This March, UFV’s theatre department is presenting Attempts on Her Life, written by Martin Crimp. The play is directed by award-winning actor and director Alex Lazaridis Ferguson, who is co-artistic director of internationally-acclaimed performance group Fight With a Stick. The cast is drawn from students in UFV’s theatre program.
The description given on the poster advertising the play, located in Building D close to the Black Box Theatre where it will be performed, says: “Who is Anne? Is she a terrorist? A good daughter? Is she a tree? Do we remember her or are we inventing her? Come and find out.”
The advertising blurb sounds intriguing, but what the play delivers will be quite different from what you might expect. I had the privilege of attending one of the rehearsals and have a foretaste of what the play will be like. While I only got to see two scenes be rehearsed, they were consistent with each other in tone and presentation, and I believe they are representative of the story overall. Attempts on Her Life is essentially a series of interior monologues, or rather dialogues, within the mind of the character Anne acted out on stage. Like a person’s thoughts, these voices are sometimes contradictory, go off on tangents, and say things that one wouldn’t likely say out loud. The subjects of Anne’s musings often touch upon late-20th-century themes (many of which are still relevant today) such as pornography and ethnic violence. The mature subject matter and use of coarse language means that Attempts on Her Life is not for the easily upset. Ferguson said he chose the play due to its language, and “the fact that it’s very open to whatever the company wants to do with it.”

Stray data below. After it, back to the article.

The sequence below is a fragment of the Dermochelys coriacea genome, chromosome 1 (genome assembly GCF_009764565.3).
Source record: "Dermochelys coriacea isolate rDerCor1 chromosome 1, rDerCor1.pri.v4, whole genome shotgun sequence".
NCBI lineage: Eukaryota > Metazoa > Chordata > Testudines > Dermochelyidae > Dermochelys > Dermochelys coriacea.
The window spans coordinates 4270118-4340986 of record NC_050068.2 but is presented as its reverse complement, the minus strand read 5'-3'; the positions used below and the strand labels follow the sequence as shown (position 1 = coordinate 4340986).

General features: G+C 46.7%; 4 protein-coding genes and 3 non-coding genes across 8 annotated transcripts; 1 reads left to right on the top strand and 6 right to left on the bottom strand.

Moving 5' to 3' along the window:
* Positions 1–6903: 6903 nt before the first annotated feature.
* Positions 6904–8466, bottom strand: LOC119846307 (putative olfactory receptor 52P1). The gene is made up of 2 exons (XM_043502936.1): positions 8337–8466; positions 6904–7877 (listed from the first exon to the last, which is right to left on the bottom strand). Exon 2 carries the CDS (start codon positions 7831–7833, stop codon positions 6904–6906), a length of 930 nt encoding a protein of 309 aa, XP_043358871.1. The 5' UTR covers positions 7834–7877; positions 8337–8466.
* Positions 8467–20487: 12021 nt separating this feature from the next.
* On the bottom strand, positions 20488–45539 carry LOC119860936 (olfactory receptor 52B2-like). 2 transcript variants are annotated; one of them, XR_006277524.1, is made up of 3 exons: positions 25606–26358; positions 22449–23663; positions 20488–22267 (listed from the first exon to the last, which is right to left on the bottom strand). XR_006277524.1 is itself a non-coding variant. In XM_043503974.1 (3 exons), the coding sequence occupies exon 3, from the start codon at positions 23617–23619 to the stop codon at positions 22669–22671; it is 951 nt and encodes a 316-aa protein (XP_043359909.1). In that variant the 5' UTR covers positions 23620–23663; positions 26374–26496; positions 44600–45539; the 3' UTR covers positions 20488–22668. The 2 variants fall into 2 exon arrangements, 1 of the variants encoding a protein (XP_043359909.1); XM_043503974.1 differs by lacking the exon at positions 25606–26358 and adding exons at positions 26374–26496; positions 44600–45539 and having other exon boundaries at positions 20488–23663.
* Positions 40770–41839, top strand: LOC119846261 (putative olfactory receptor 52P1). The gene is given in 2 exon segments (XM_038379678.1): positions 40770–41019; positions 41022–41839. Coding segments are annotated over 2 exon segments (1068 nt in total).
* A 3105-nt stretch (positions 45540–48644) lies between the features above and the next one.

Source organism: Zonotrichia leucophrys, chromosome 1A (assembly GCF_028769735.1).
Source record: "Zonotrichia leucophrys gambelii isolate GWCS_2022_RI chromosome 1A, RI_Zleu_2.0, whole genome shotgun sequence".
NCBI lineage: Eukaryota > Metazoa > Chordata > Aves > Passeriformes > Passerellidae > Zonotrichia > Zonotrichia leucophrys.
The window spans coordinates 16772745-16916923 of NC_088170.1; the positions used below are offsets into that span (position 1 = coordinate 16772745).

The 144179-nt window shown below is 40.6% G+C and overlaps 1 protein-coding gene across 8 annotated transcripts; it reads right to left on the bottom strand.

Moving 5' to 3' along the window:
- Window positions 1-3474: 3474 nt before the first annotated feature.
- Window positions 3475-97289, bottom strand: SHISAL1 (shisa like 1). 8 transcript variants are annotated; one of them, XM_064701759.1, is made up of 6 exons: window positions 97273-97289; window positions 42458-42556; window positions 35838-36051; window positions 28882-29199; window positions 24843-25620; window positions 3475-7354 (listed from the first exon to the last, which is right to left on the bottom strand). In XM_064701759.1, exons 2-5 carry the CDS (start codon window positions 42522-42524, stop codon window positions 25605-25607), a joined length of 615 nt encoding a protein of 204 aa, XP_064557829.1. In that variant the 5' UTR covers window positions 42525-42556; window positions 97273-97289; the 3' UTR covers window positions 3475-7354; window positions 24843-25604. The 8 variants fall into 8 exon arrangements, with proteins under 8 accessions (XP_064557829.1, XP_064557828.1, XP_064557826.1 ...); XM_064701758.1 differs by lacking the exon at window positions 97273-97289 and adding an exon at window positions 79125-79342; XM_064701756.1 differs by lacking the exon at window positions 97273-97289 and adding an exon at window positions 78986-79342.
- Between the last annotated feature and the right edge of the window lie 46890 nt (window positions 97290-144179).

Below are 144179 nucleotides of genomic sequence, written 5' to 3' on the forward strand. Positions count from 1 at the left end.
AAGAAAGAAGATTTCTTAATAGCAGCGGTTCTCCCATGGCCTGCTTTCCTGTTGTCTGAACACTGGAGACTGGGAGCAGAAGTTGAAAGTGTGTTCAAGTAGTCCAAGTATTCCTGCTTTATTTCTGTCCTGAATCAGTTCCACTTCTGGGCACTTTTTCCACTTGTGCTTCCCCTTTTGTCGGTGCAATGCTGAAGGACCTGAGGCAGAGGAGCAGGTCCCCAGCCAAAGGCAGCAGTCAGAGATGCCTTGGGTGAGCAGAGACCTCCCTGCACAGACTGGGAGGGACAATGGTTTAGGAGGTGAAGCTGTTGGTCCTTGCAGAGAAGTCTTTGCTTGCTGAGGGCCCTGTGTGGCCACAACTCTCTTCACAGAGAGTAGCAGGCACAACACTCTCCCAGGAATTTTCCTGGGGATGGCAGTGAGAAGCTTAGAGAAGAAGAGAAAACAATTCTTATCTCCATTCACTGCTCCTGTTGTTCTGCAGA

It was a pleasure seeing Ferguson and company at work. They have been making up for lost time on rehearsals due to delays caused by the snowy weather last month. Despite the pressure, Ferguson and his cast and crew brought a lot of enthusiasm and creativity to their work, and they clearly enjoyed themselves.
“I chose them all because they are good listeners and sensitive people and can work as an ensemble,” said Ferguson. There were a lot of spontaneous moments, and combined with the unconventional nature of the play, I often found it difficult to tell what was in the script and what was a mistake or ad-libbed. What I saw was enough to make me eager to see the whole play in its final form.
Will we find out who Anne is? I doubt Attempts on Her Life will give audiences a clear answer, but they will come to know who Anne is as a person, and will likely be entertained in the meantime, assuming they are fans of raunchy comedy or the avant-garde.
Attempts on Her Life will be playing at the Black Box Theatre in room D105 on UFV’s Abbotsford campus. Performances will be held on March 12–16, 19, and 21–23. Those wishing to see the play should visit https://www.ufv.ca/plays/shows/ to check showtimes as these vary by date, and to reserve seats since space in the venue is limited.
Image: Darren McDonald